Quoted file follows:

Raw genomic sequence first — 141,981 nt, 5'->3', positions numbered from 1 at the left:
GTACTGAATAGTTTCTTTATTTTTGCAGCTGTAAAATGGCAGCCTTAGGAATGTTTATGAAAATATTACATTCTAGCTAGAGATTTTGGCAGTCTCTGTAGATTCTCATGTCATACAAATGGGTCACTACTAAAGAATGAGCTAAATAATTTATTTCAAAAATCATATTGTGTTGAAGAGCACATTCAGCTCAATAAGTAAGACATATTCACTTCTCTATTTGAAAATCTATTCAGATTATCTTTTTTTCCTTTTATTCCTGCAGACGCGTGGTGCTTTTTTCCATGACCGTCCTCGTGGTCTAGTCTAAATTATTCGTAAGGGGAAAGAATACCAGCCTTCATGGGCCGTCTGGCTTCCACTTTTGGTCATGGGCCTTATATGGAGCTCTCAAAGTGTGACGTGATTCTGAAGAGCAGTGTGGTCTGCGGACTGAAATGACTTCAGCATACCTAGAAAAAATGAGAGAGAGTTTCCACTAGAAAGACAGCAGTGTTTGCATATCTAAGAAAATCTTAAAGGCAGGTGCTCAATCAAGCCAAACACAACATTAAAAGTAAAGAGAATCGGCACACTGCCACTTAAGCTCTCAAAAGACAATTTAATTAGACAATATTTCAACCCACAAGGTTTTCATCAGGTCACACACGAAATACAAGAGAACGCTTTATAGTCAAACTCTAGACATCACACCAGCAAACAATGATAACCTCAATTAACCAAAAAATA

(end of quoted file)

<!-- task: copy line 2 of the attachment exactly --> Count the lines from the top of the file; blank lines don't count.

GTACTGAATAGTTTCTTTATTTTTGCAGCTGTAAAATGGCAGCCTTAGGAATGTTTATGAAAATATTACATTCTAGCTAGAGATTTTGGCAGTCTCTGTAGATTCTCATGTCATACAAATGGGTCACTACTAAAGAATGAGCTAAATAATTTATTTCAAAAATCATATTGTGTTGAAGAGCACATTCAGCTCAATAAGTAAGACATATTCACTTCTCTATTTGAAAATCTATTCAGATTATCTTTTTTTCCTTTTATTCCTGCAGACGCGTGGTGCTTTTTTCCATGACCGTCCTCGTGGTCTAGTCTAAATTATTCGTAAGGGGAAAGAATACCAGCCTTCATGGGCCGTCTGGCTTCCACTTTTGGTCATGGGCCTTATATGGAGCTCTCAAAGTGTGACGTGATTCTGAAGAGCAGTGTGGTCTGCGGACTGAAATGACTTCAGCATACCTAGAAAAAATGAGAGAGAGTTTCCACTAGAAAGACAGCAGTGTTTGCATATCTAAGAAAATCTTAAAGGCAGGTGCTCAATCAAGCCAAACACAACATTAAAAGTAAAGAGAATCGGCACACTGCCACTTAAGCTCTCAAAAGACAATTTAATTAGACAATATTTCAACCCACAAGGTTTTCATCAGGTCACACACGAAATACAAGAGAACGCTTTATAGTCAAACTCTAGACATCACACCAGCAAACAATGATAACCTCAATTAACCAAAAAATA